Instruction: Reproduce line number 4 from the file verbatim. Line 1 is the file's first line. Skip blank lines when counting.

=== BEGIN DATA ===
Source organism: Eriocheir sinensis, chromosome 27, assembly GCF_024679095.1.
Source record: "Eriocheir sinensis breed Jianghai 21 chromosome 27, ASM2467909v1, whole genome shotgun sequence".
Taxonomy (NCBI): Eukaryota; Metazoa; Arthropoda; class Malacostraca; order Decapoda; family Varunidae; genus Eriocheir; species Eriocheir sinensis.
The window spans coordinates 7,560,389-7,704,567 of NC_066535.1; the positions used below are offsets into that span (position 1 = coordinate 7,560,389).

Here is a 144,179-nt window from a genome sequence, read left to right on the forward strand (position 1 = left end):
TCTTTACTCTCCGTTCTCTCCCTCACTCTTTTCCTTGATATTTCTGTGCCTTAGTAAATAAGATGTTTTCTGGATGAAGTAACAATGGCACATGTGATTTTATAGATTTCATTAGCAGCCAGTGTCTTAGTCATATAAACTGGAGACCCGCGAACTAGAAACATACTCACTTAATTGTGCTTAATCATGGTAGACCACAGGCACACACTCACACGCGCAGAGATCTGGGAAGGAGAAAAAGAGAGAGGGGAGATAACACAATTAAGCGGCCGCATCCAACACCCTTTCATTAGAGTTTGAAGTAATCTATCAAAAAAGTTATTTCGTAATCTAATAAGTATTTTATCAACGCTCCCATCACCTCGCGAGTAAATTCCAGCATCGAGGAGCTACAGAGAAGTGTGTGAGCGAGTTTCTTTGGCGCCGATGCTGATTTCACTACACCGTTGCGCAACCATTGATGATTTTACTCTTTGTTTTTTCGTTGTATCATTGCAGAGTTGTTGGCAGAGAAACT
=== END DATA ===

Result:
The window spans coordinates 7,560,389-7,704,567 of NC_066535.1; the positions used below are offsets into that span (position 1 = coordinate 7,560,389).